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When to use “very”

While editing, one of the words I remove most often is “very”.  In most cases, it’s unnecessary.

Even worse, it has the effect of lessening the importance of something you intended to emphasize.

For example, instead of saying something was “very important”, say it was “of the utmost importance.”  Instead of saying a meal was “very good,” say it was a “delight”.

Why is “very” ineffective?  When used like I have above, the word “very” doesn’t give any extra information, except for a vague understanding of degree.  As readers, people understand that “very handsome” means “more handsome than most,” but your readers don’t understand how he looks.  There’s a big difference in connotation between: “his smile dazzled me” and “his rock-hard abs sent my heart aflutter”.

Think about what you’re really trying to say.  What is it about the detail that you’re trying to describe that makes it “very” <something>?  Say that instead.

However, there are a couple of cases where “very” is correct and useful:

  • When you’re talking about a particular item: “There it was, the very item we’d been searching for: the golden medallion.”
  • When you’re talking about the mere mention of something:  “The very thought of going to the dance with him made me shudder.”

For the most part, it’s safe to simply remove the word “very” from your sentences.  That will ensure your words have the very impact you intend.

What do you think?  Is it better to never use “very” at all?  Or are there other cases I missed where it’s okay?

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One Response to “When to use “very””

  1. X.M. Kreuz says:

    This is one of those… technique vs art things. As with a ton of other similar strategies, you wanna be incredibly careful about turning something into a personal “rule of thumb;” because the intricacies of mood, narrative voice, and characterization will wreck havoc on your writing.

    If you’re writing for fiction, you don’t want to swap out “very” — or other words — if they favor the circumstances. Consider a story written from the perspective of a peasant in some fantasy environment. Would they say “very good” or “exquisite”? Single-syllable words are a phenomenal means of capturing the essence of a character lacking intelligence or education.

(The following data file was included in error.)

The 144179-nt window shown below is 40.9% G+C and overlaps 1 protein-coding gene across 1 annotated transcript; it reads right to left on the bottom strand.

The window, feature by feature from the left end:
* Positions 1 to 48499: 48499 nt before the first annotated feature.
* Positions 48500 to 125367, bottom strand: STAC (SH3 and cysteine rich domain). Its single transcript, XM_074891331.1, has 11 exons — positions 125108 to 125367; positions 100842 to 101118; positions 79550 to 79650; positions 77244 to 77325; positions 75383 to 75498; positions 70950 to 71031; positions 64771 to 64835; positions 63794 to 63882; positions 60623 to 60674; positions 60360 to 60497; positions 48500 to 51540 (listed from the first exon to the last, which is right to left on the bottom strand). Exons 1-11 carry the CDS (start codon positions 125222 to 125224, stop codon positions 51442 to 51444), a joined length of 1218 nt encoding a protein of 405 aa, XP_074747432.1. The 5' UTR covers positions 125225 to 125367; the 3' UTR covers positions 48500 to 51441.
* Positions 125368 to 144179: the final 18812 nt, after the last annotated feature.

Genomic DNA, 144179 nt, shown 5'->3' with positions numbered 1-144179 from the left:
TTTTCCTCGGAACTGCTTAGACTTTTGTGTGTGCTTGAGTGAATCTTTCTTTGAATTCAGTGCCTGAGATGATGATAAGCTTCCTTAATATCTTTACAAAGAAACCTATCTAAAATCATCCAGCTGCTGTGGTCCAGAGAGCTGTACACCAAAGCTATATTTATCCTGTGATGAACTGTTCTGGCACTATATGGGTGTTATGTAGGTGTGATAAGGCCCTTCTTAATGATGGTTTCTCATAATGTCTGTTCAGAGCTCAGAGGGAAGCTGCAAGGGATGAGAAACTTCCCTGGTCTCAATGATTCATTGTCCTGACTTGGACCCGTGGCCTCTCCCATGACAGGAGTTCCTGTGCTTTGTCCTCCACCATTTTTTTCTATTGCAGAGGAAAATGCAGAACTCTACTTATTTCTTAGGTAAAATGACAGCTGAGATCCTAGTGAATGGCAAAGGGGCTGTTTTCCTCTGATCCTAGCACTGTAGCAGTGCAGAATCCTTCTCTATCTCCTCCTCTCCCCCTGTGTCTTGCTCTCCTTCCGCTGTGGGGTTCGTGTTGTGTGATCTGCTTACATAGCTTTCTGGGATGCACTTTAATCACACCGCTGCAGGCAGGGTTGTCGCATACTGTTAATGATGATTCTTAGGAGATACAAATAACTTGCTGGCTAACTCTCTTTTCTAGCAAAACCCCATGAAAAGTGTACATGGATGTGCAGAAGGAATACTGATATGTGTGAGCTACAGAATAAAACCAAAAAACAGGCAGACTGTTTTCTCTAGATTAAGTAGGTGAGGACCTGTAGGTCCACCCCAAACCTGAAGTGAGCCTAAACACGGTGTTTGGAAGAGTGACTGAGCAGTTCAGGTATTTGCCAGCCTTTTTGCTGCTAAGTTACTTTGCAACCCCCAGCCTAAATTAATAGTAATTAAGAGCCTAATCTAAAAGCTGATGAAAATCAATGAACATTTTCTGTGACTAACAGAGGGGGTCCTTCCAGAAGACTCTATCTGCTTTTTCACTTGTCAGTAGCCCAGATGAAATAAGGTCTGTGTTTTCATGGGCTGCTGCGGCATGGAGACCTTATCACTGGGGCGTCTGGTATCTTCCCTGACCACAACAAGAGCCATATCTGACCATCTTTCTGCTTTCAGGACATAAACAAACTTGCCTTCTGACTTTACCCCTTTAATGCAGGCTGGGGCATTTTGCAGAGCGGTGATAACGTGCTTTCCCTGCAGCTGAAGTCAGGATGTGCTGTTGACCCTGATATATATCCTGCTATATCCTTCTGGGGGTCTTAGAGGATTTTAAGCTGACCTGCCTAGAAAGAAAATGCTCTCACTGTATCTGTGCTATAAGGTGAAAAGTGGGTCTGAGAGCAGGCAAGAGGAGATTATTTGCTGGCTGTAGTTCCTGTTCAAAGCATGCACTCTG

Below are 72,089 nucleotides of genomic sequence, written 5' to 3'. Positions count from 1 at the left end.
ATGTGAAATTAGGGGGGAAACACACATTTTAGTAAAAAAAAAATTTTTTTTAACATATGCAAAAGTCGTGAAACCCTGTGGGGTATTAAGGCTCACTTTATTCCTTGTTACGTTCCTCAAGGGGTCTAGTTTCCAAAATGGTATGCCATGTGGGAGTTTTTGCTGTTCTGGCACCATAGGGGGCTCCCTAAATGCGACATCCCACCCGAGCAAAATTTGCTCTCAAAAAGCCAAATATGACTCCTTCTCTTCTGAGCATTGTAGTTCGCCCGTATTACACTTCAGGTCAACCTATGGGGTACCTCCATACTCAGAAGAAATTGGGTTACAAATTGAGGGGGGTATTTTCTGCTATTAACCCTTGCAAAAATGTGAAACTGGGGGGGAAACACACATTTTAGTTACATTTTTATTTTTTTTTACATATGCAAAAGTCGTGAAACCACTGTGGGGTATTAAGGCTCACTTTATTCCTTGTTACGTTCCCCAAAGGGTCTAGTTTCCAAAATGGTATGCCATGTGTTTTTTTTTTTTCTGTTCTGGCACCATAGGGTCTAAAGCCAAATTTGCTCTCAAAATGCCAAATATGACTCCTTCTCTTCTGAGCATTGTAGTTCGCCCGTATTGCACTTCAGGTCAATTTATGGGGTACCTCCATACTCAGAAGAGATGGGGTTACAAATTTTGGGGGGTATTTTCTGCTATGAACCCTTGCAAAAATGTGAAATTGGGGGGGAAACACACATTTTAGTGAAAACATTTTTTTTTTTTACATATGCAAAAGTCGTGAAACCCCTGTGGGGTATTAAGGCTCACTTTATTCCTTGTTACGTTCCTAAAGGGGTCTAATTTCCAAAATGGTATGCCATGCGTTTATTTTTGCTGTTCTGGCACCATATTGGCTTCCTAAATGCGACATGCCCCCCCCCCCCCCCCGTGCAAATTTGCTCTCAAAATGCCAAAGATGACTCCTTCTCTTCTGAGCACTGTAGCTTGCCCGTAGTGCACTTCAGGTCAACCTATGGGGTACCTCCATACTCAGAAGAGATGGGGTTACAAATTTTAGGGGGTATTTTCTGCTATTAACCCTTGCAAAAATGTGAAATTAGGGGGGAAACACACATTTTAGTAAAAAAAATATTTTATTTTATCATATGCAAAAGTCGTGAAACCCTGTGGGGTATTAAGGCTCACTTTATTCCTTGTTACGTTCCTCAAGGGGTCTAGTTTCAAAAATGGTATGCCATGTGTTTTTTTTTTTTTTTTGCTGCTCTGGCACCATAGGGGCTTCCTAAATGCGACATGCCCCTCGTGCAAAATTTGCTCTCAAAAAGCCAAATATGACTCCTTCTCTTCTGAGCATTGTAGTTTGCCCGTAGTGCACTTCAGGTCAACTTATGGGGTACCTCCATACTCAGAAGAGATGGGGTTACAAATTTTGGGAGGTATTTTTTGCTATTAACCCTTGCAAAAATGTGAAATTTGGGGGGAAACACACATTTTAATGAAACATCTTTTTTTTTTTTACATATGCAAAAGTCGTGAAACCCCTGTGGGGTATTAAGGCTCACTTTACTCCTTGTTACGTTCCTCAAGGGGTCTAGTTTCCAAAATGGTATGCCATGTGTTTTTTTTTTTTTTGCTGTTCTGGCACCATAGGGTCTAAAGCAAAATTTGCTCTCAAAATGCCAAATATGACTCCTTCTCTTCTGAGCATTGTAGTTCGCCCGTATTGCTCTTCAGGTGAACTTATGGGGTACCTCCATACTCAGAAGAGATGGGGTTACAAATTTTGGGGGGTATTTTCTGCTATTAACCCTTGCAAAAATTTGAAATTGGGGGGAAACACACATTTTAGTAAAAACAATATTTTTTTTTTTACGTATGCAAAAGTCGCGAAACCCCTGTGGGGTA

In other instances, you wanna consider the pacing in your words. Taking the example you used: ( …people understand that “very handsome” means “more handsome than most,” but your readers don’t understand how he looks… ) Imagine the sorta mindset somebody may have when they’re opting for such a phrase, especially if the rest of the narrative tends to exude calm, collected, and sophisticated language…such as “exquisite.” But suddenly, the narrative becomes flustered–all the voice can find to say about their encountered company is “very…handsome.” Here, you’re slipping beyond the imagination and touching upon something even more primal. And, if you make those two words into their own paragraph…

    Two words suddenly become far, far more powerful than an entire cluster of gorgeous vocabulary.

    Your reader is left mystified. “Very handsome” certainly implies “more than most,” but the imagination explodes with the attempt to decide what the narrator is seeing. What could possibly be so handsome that the storyteller, this incredibly knowledgeable wordsmith, stepped backwards and could only use “very handsome” to describe someone?

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